Nick Boynton, the Arizona Coyotes’ radio commentator and a former NHL player, appeared for arraignment in Buffalo City Court on multiple charges following an incident at Seneca Buffalo Creek Casino. Buffalo police said Mr. Boynton was abusive to casino patrons and security personnel, damaged casino property, and bit the hand of a police officer who tried to subdue him.
Barry Covert, a noted criminal defense attorney and senior partner at the Buffalo-based law firm Lipsitz Green Scime Cambria, was asked by WGRZ to comment on the incident.
Watch the full interview on WGRZ.
Injuring a police officer likely to increase penalty
Mr. Boynton pleaded not guilty to the charges against him. The charges, all misdemeanors and violations, are assault, resisting arrest, harassment, criminal mischief, disorderly conduct, and obstruction of governmental administration.
Mr. Covert said for these types of charges, “You can receive up to one year in jail. Typically a defendant who is a first-time defendant won’t receive that.”
But he went on to point out that this is not a typical case because a police officer was injured. “Any time a police officer is injured, you can expect that they are going to find every possible charge that they can lay on the defendant, because they want to make sure they protect that police officer and send a message that you can’t injure police officers, you can’t assault them.”
Police officers say Mr. Boynton was drunk and became belligerent when bartenders wouldn’t serve him any more alcohol. Police reported that one of the officers was bitten while trying to arrest Mr. Boynton.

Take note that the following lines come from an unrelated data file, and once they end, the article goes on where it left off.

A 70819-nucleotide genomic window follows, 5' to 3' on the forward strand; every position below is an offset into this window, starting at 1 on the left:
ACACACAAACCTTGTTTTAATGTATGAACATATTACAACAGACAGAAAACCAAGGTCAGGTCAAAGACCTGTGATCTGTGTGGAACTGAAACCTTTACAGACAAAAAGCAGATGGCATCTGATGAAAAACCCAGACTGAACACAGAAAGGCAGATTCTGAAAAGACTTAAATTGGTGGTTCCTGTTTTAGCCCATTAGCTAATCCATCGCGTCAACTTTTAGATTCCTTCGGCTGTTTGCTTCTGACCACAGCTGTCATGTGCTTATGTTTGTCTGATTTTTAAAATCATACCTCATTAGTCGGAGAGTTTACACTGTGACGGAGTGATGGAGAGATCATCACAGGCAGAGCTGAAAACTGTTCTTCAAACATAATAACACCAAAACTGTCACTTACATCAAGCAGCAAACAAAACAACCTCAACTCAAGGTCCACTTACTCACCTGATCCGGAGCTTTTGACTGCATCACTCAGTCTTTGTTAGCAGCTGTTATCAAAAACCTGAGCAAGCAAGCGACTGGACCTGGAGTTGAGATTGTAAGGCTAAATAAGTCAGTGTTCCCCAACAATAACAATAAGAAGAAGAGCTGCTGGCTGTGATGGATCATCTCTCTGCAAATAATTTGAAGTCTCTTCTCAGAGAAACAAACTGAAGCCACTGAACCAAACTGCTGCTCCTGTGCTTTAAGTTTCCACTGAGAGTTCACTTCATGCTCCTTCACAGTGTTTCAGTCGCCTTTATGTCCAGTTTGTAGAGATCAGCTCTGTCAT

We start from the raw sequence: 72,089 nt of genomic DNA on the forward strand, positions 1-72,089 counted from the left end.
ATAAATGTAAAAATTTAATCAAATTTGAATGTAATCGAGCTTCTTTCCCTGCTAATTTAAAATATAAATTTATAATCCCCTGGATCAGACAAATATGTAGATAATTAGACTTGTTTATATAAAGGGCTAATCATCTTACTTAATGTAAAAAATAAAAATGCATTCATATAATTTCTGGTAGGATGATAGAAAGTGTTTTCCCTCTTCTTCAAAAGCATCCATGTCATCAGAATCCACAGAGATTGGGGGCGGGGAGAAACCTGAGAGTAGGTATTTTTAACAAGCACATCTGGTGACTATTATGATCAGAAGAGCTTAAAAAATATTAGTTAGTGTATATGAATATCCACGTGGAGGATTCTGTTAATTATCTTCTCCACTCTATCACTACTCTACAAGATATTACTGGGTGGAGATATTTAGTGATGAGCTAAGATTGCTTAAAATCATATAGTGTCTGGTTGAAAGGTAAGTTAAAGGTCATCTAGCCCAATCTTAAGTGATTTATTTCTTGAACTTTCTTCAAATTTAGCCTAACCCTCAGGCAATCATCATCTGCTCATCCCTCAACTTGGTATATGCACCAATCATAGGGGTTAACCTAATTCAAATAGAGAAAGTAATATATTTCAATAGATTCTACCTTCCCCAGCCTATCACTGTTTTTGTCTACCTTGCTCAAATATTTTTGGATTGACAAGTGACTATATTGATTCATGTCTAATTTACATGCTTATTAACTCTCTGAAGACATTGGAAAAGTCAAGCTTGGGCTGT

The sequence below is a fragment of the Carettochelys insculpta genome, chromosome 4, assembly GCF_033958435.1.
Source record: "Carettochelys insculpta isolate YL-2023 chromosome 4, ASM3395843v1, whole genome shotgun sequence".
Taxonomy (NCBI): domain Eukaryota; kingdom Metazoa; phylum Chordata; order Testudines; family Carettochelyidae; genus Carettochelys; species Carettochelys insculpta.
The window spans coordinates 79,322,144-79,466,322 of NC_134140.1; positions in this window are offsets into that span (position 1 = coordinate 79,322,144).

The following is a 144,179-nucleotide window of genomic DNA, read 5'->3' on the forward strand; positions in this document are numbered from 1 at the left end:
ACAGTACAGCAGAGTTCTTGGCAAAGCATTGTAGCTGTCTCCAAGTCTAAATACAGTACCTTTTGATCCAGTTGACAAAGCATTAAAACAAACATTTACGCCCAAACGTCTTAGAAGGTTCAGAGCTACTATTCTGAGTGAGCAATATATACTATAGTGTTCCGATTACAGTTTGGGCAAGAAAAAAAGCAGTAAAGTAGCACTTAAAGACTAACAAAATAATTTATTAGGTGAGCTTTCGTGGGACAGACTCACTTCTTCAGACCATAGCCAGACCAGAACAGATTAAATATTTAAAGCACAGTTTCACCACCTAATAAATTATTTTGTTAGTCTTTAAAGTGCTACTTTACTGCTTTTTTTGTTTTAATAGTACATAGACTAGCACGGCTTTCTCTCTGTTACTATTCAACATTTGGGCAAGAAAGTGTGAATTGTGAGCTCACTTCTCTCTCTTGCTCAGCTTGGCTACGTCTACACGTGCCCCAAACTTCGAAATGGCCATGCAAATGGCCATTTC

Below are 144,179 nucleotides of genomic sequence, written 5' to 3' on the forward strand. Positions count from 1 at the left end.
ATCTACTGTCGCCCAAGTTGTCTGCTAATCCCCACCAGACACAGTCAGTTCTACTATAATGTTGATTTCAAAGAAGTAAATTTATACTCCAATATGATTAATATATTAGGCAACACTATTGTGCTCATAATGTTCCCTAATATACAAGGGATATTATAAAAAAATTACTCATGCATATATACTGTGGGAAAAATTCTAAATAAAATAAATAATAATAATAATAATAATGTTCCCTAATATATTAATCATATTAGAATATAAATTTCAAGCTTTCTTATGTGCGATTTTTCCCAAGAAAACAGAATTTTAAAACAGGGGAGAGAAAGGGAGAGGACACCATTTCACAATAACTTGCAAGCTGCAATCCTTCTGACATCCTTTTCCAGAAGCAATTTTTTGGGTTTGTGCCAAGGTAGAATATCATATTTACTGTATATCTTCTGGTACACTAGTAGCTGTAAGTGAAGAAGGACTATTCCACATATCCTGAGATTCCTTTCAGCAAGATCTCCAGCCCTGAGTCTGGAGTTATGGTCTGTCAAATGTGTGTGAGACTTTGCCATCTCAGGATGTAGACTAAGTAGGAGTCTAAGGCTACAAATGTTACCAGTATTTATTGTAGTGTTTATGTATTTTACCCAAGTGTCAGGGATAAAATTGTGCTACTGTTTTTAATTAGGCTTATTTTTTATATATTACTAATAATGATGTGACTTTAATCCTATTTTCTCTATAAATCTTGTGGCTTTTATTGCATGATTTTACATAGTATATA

“You have a police officer that was allegedly injured,” Mr. Covert said, “and the courts and the district attorney are going to take that very seriously.”
Treatment for alcoholism may factor into sentencing
After posting a $10,000 bond, Mr. Boynton is back in Arizona. His next court appearance is scheduled for April 1 in Buffalo, but the judge may allow him to stay in Arizona if he enters an alcohol treatment program there.
“Judges encourage people to seek treatment,” Mr. Covert said, “so what the judge is essentially saying is, ‘if he is in a program and he’s receiving the help that he needs, I’m not going to interrupt that by making him come back to Buffalo.’”
According to WGRZ, Mr. Boynton’s blood alcohol level of .31 is considered extremely high. Mr. Covert noted that someone who can still function at that point clearly has a drinking problem. Mr. Boynton is currently on a leave of absence from job as an announcer.
About Barry Covert
A member of Lipsitz Green Scime Cambria’s Criminal Defense Trials and Appeals Practice Group, Mr. Covert focuses New York State and federal criminal trials and appeals; constitutional law, including First Amendment, Second Amendment, civil rights actions, and federal False Claims Act; defending against allegations of scientific misconduct, scientific fraud, research misconduct, research fraud, plagiarism, and fabrication of evidence; and defense of professional licensing, including for attorneys, doctors, and nurses.